Indian cricketers cannot be blamed for following the riches, even if it hurts their performances.
Money becoming a factor
In December 1996, a few months after Sachin Tendulkar had signed the first multi-million-dollar deal in the history of Indian sport, Tom Cruise, in the film Jerry Maguire, uttered the lines that have become the credo of a new generation of athletes and agents - "Show me the money".
Perhaps now, as we sift through the wreckage of India's worst cricket tour since the misadventure in Australia in 1999/2000, it is time we talked about the money.
When players are accused, often with no evidence to prove it, of putting personal gain before national interest, it makes sense to crunch the numbers.
Last November, the Board of Control for Cricket in India (BCCI) announced a new payment structure for a select group of 24 players.
The top nine, including MS Dhoni and Sachin Tendulkar, were given a retainer of 10 million rupees (Dh804,000). The B and C-list players were offered 5m and 2.5m respectively.
Match fees were fixed at 700,000 rupees for a Test, 400,000 for a one-day international (ODI) and 200,000 for a Twenty20 game.
In 2011, Dhoni has played seven Tests, 14 ODIs and one T20 international.
Including the retainer, he has banked 20.7m rupees by playing for India. That's for 50 days of work.
The Chennai Super Kings retained the same individual before the Indian Premier League's player auction in 2011.
We have yet to see transparent accounts from IPL franchises, but according to auction rules, Chennai would have had to pay US$1.8m (Dh6.6m, 81.4m rupees) to hold on to Dhoni.
Given that Gautam Gambhir subsequently went from Delhi to Kolkata for $2.4m, it is safe to assume that the more marketable Dhoni was paid extra sweeteners to stay in canary yellow.
In effect, for 16 days of IPL work, the man who captains the national team in all three formats of the game took home at least four times as much money as he got for playing for India.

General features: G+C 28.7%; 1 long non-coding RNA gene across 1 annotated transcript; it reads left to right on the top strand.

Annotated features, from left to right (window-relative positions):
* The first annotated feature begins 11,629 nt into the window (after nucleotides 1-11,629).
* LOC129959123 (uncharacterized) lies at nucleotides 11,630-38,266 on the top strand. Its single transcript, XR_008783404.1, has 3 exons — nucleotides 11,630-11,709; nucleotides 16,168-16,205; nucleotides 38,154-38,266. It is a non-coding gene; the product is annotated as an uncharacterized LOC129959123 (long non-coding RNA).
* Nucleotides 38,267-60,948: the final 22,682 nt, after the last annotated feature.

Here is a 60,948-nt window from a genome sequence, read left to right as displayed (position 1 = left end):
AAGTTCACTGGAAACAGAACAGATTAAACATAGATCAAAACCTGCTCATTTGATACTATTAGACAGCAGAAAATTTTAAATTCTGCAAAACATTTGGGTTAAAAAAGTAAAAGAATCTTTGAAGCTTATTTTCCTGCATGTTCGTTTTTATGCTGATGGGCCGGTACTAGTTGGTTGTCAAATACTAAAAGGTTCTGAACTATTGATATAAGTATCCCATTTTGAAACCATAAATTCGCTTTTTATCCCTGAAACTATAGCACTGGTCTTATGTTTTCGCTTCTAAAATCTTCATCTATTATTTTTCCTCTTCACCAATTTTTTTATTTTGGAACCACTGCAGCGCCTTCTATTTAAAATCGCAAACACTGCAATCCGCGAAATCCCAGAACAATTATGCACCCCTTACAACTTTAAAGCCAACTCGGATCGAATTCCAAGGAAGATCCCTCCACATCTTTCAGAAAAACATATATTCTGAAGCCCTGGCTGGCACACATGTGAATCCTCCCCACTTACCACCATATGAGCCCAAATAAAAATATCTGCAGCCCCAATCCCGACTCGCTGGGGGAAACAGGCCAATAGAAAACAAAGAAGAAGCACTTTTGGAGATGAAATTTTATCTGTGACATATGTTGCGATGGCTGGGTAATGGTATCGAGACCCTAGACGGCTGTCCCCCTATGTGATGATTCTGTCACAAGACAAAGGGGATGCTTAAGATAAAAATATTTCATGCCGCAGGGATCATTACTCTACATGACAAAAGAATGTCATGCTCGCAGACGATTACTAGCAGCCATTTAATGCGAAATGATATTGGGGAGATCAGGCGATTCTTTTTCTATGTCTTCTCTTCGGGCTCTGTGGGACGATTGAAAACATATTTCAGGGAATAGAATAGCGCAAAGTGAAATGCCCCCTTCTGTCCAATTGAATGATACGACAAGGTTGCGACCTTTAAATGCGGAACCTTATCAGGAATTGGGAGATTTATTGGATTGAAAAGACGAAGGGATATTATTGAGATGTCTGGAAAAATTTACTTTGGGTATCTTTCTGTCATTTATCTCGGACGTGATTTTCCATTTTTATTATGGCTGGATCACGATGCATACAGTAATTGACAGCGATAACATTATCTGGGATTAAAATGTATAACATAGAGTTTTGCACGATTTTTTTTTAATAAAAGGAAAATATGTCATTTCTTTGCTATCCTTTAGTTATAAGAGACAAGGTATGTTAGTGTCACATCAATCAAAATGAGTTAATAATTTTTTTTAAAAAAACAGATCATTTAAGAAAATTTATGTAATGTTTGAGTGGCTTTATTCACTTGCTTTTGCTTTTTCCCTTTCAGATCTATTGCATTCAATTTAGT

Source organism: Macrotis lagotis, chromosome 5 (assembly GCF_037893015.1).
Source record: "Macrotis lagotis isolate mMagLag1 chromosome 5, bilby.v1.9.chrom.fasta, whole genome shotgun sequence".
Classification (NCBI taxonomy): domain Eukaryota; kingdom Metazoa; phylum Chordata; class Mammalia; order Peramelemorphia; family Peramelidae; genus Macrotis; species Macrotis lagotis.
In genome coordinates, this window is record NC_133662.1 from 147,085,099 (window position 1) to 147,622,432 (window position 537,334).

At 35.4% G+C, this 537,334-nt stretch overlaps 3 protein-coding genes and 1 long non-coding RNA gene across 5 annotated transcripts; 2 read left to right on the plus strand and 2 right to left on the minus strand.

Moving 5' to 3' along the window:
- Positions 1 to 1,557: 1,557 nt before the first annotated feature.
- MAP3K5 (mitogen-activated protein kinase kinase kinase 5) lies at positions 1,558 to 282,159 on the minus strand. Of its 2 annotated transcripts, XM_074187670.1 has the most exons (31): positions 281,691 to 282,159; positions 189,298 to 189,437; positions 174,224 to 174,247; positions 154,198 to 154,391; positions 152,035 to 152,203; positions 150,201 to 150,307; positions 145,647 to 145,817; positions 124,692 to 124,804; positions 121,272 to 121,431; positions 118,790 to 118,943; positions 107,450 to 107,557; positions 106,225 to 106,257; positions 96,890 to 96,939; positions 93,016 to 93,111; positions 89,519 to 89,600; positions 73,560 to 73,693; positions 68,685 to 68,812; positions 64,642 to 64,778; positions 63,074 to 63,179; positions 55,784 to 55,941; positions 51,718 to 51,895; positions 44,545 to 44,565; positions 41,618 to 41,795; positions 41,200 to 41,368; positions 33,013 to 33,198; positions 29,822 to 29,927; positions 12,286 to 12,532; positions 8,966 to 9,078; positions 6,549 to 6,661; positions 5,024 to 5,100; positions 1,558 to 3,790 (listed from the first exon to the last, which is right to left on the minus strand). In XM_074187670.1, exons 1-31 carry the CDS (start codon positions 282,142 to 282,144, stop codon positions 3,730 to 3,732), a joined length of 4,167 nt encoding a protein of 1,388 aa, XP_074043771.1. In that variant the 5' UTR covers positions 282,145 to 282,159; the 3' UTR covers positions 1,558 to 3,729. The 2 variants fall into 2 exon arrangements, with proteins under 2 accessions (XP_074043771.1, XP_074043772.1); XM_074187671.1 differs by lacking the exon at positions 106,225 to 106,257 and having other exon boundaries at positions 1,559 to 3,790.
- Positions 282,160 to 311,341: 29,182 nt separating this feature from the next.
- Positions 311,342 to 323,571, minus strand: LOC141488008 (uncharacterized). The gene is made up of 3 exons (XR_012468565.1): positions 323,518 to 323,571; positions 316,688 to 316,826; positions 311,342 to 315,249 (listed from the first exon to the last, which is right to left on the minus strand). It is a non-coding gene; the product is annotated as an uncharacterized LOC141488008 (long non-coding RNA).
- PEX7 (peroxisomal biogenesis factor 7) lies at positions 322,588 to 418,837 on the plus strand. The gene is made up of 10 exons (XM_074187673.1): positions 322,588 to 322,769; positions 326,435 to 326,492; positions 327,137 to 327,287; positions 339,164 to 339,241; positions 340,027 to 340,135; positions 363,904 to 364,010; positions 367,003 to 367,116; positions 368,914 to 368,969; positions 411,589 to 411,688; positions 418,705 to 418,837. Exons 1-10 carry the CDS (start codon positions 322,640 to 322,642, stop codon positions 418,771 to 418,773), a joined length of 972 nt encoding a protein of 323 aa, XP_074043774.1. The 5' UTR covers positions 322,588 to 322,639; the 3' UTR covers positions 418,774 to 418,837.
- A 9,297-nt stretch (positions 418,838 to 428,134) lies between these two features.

Does that matter? Of course it does, to performers with limited time at the top. Remember Ashley Cole having a fit in his car when he heard of Arsenal's "derisory" offer of £55,000 (Dh363,400) a week?
Let's put Dhoni's earnings into some perspective.
In March last year, England's top cricket players refused to sign central contracts because they felt - to quote from the Daily Mail newspaper - "undervalued in comparison with their Australian counterparts".
The contracts they turned down were believed to be worth between £120,000 and £450,000.
Australia's leading players make more than a million dollars a year from their Cricket Australia contracts.
So, let's get this right. The captain of a team representing the richest cricket board in the world has a contract about as lucrative as one given to a fairly junior player in England or Australia.
Let's not confuse the issue by bringing in factors like cost of living and taxes.
Sergio Aguero and Yaya Toure did not go to Manchester City to enjoy the weather in the north west of England.
City were prepared to pay them more than either Atletico Madrid or Barcelona.
Toure, an Ivorian, will most likely never win the highest honour in his sport, the World Cup, and he can't even dream of the kind of popularity that Dhoni enjoys. Yet, he banks more than the cricketer every week.
After he blamed the IPL for India's pathetic defence of the World T20 in England in 2009, Gary Kirsten, the then coach, was asked about the possibility of international players skipping the league in future.
"I've seen that happen in other sports," he said. "I know in South Africa they do that in rugby union. Maybe that's something to think of in the future. Whether it is possible, we don't know."
Some of the more powerful figures on the board quietly told him to mind his own business.
The BCCI was after all poacher and gamekeeper - the main stakeholders in the IPL and also responsible for doing what was best for the national team.
It is hard to think of a more flagrant conflict of interest in all of sport.
Asking players to forego the IPL is as unrealistic as asking a journalist not to write for a magazine that pays him five times as much for every word he writes.
They could only contemplate doing that if the retainers they were on were lucrative enough for them not to care.
If Mitchell Johnson can prioritise representing Australia above the IPL or the Big Bash, it is because his central contract gives him that security.
Ishant Sharma's first IPL deal, signed when he was 19 years old, was worth $900,000 for the 14 games.
Every over he bowled brought him $16,000, roughly what he makes these days for five days of toil in India colours.
And the board seriously expects him to regard Test cricket as the pinnacle of the game?
Jerry Maguire needs to have a word.